Echo & the Bunnymen play The Killing Moon at Upload Festival in Bolzano, Italy, on June 18, 2010.  Photo accessed on the Niccolò Caranti Flickr account. Reposted here under the terms of a creative commons license.
Echo & the Bunnymen play “The Killing Moon” at Upload Festival in Bolzano, Italy, on June 18, 2010. Photo accessed on the Niccolò Caranti Flickr account. Reposted here under the terms of a creative commons license.
Niccolò Caranti


The Shield reviews three can’t miss songs in early 1984, before they became iconic ’80s hits that have stood the test of time
Echo & The Bunnymen – The Killing Moon (Official Music Video) from the album ‘Ocean Rain’ (1984).


The Killing Moon – Echo and the Bunnymen, Korova Records

Echo and the Bunnymen are a band that rely heavily on imagery. Unlike their contemporaries who survive on the video industry by turning over tables, seducing women and using special effects, Echo and the Bunnymen can convey their message with a single picture.

While the cover of “The Killing Moon” features a still yacht basking in the light of a stunning moon, the record inside creates a picture of equal beauty. The exotic melodies and desperate melodies of Ian McCullough invent a mood that is peaceful, yet mysterious. In one song, McCullough addresses fate with the sorrowful attitude that “It’s the killing time; unwillingly mine.”

Side B features a shorter version of “The Killing Moon” and a live version of a previously released song, “Do it clean.” Both are excellent, but neither create the entrancing images of the “all night” version on the first side.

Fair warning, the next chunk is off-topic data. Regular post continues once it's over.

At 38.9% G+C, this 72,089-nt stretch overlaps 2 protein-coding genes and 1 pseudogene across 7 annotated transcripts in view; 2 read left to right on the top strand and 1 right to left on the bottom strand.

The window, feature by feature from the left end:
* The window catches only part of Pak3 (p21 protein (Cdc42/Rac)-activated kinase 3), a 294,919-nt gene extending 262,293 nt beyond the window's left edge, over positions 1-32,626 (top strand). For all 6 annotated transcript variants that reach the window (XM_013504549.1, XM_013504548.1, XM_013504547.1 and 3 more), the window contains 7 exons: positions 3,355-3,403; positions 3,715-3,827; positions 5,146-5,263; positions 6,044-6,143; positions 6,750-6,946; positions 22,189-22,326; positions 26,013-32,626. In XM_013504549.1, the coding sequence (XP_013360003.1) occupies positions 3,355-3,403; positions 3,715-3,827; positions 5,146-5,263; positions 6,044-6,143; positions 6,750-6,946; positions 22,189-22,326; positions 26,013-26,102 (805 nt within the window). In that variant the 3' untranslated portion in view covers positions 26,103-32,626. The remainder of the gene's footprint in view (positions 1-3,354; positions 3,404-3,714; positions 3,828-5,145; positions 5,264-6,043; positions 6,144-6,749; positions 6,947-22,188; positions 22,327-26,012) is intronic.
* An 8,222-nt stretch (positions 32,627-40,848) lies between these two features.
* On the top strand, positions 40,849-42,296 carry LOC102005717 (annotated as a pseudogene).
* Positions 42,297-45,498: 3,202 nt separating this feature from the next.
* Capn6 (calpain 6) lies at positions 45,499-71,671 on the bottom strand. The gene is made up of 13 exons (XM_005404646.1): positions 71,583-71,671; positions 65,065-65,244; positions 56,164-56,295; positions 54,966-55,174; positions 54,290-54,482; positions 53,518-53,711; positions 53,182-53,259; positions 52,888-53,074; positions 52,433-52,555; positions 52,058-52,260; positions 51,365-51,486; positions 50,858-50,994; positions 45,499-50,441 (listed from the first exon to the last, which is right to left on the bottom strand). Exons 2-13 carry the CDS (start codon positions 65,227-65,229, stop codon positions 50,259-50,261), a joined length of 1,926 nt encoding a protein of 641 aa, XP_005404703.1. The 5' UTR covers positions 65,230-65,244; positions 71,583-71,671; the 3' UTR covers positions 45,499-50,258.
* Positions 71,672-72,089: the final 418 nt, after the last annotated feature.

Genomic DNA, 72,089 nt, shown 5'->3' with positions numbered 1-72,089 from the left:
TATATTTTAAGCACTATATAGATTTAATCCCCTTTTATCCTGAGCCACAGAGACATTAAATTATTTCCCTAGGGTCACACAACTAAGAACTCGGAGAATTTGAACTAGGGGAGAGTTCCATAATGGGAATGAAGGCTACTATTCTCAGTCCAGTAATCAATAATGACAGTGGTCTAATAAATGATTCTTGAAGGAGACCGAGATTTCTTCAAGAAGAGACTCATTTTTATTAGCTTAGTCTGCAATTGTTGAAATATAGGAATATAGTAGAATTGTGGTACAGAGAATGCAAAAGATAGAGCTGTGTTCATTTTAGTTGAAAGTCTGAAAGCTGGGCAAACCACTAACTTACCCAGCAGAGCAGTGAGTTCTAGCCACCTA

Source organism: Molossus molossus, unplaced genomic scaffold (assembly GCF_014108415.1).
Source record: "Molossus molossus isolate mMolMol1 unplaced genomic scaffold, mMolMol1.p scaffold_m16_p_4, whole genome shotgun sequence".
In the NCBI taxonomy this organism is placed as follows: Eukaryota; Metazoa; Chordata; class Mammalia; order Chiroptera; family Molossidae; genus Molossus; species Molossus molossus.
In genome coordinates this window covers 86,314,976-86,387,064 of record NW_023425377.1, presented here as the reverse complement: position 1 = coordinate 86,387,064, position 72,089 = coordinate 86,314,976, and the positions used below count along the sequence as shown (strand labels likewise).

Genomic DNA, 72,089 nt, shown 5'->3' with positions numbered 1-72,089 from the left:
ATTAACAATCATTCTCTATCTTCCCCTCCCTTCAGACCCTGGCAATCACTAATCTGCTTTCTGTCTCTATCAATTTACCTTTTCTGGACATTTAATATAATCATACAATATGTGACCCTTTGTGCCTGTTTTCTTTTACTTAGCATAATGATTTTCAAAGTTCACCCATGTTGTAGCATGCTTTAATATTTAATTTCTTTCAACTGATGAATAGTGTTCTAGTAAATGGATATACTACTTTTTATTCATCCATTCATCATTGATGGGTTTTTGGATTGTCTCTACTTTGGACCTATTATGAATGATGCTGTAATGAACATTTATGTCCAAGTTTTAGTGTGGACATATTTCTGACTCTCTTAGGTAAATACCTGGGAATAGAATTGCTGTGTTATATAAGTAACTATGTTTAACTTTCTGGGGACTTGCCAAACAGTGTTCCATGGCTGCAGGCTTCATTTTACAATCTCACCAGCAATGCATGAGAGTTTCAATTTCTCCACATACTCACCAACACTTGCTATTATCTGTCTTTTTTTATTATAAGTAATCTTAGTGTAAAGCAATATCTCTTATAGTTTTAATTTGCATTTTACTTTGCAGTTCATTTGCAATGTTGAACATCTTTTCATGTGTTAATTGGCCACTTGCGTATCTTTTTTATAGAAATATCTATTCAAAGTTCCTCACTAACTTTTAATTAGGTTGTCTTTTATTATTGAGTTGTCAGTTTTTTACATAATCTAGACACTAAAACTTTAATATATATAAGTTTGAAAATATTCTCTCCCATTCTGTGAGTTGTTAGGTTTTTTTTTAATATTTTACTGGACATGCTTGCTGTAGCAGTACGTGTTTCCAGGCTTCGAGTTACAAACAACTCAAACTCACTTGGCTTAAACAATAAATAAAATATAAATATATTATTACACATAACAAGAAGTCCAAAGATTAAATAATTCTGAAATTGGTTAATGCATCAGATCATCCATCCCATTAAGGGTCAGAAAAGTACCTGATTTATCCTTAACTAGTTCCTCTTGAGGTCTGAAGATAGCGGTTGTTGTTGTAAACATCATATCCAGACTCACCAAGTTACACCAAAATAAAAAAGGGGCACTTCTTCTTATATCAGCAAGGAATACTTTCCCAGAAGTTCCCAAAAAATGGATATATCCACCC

“This Charming Man” was released as the group’s second single in October 1983.The single was re-issued in 1992, reaching No. 8 on the UK singles chart. Mojo magazine journalists placed the track at No. 1 on their 2008 “50 Greatest UK Indie Records of All Time” feature. Video accessed on the The Smiths YouTube Channel.

This Charming Man” – The Smiths, Rough Trade 

In 1982, it was ABC; last year, it was Spandau Ballet; this year, many say the newest band of sophisticated British gentlemen to have success in the U.S. will be The Smiths.

The band does have many of the same characteristics as its two predecessors; the Motownish vocals and undertones, the dapper G.Q. look, and the same type of powerful publicity from record companies, but this seems to be where the similarities end.

Unlike ABC and Spandau Ballets’ synthesized and piano-based sound, The Smiths are strictly a guitar-oriented band. On “This Charming Man,” the group uses the twangy six-string sound of Johnny Marr and the smooth, almost operatic singing of Morrissey to complete a very poppish sound.

Although the very unmasculine lyrics of “This Charming Man” probably will make some shy away from it, the Smiths still follow the formula that made so many of their predecessors successful.

A demo video of “Up the Down Escalator” that Martin Denning produced and directed for the band back in 1983. Video accessed on the Martin Denning YouTube Channel.

Up the Down Escalator” – The Chameleons, Statik Records

The Chameleons are a four-member band currently taking Europe by storm. Their first album, Script of the Bridge, has earned critical acclaim in England and “Up the Down Escalator” is now the No. 1 song in Germany. The Chameleons are virtually unknown in the U.S., but that could soon change.

“Up the Down Escalator” is a full, guitar-based song that relies heavily on the nasal Richard Butler-like vocals of Mark Burgess. The song has a very live sound, as does the first song on side two, “Monkeyland.” “Prisoners of the Sun” is a strange, haunting song that gives very few clues to its meaning.

The Chameleons have been compared to U2, probably because both are such excellent live bands. The group is planning to put out a new album this summer; hopefully it will be released in the U.S., too.

This article was published in The Shield on March 9, 1984.

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